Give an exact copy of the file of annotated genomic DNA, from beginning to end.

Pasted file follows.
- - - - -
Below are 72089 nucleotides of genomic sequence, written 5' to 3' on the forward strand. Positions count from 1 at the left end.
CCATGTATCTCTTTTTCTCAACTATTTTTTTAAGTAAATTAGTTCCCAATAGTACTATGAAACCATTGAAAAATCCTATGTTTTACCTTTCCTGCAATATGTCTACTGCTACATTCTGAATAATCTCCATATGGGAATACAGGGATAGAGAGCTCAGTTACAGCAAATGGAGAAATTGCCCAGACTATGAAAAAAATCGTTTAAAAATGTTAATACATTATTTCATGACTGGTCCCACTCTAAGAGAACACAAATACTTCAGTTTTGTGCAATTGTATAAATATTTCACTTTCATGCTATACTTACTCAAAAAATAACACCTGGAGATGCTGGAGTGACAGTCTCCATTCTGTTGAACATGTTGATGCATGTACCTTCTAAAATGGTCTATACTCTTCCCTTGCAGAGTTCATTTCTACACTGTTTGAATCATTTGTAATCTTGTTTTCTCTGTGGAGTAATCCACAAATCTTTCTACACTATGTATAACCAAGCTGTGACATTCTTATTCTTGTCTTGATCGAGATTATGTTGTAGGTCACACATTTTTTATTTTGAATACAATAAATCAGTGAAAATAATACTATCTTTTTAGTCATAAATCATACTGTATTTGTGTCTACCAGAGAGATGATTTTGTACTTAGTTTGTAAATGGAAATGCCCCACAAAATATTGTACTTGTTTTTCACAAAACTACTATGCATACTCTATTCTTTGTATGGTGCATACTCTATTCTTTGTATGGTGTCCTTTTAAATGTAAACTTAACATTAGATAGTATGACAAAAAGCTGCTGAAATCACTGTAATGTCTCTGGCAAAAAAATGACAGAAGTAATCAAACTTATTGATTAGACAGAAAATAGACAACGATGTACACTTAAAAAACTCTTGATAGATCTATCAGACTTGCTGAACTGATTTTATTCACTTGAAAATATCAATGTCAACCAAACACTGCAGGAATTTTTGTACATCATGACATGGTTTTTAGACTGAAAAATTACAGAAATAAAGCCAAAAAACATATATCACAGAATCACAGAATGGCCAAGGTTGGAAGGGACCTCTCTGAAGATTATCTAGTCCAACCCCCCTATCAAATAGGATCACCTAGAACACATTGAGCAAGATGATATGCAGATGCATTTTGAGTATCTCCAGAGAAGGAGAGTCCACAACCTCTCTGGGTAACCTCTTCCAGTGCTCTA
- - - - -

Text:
Below are 72089 nucleotides of genomic sequence, written 5' to 3' on the forward strand. Positions count from 1 at the left end.
CCATGTATCTCTTTTTCTCAACTATTTTTTTAAGTAAATTAGTTCCCAATAGTACTATGAAACCATTGAAAAATCCTATGTTTTACCTTTCCTGCAATATGTCTACTGCTACATTCTGAATAATCTCCATATGGGAATACAGGGATAGAGAGCTCAGTTACAGCAAATGGAGAAATTGCCCAGACTATGAAAAAAATCGTTTAAAAATGTTAATACATTATTTCATGACTGGTCCCACTCTAAGAGAACACAAATACTTCAGTTTTGTGCAATTGTATAAATATTTCACTTTCATGCTATACTTACTCAAAAAATAACACCTGGAGATGCTGGAGTGACAGTCTCCATTCTGTTGAACATGTTGATGCATGTACCTTCTAAAATGGTCTATACTCTTCCCTTGCAGAGTTCATTTCTACACTGTTTGAATCATTTGTAATCTTGTTTTCTCTGTGGAGTAATCCACAAATCTTTCTACACTATGTATAACCAAGCTGTGACATTCTTATTCTTGTCTTGATCGAGATTATGTTGTAGGTCACACATTTTTTATTTTGAATACAATAAATCAGTGAAAATAATACTATCTTTTTAGTCATAAATCATACTGTATTTGTGTCTACCAGAGAGATGATTTTGTACTTAGTTTGTAAATGGAAATGCCCCACAAAATATTGTACTTGTTTTTCACAAAACTACTATGCATACTCTATTCTTTGTATGGTGCATACTCTATTCTTTGTATGGTGTCCTTTTAAATGTAAACTTAACATTAGATAGTATGACAAAAAGCTGCTGAAATCACTGTAATGTCTCTGGCAAAAAAATGACAGAAGTAATCAAACTTATTGATTAGACAGAAAATAGACAACGATGTACACTTAAAAAACTCTTGATAGATCTATCAGACTTGCTGAACTGATTTTATTCACTTGAAAATATCAATGTCAACCAAACACTGCAGGAATTTTTGTACATCATGACATGGTTTTTAGACTGAAAAATTACAGAAATAAAGCCAAAAAACATATATCACAGAATCACAGAATGGCCAAGGTTGGAAGGGACCTCTCTGAAGATTATCTAGTCCAACCCCCCTATCAAATAGGATCACCTAGAACACATTGAGCAAGATGATATGCAGATGCATTTTGAGTATCTCCAGAGAAGGAGAGTCCACAACCTCTCTGGGTAACCTCTTCCAGTGCTCTA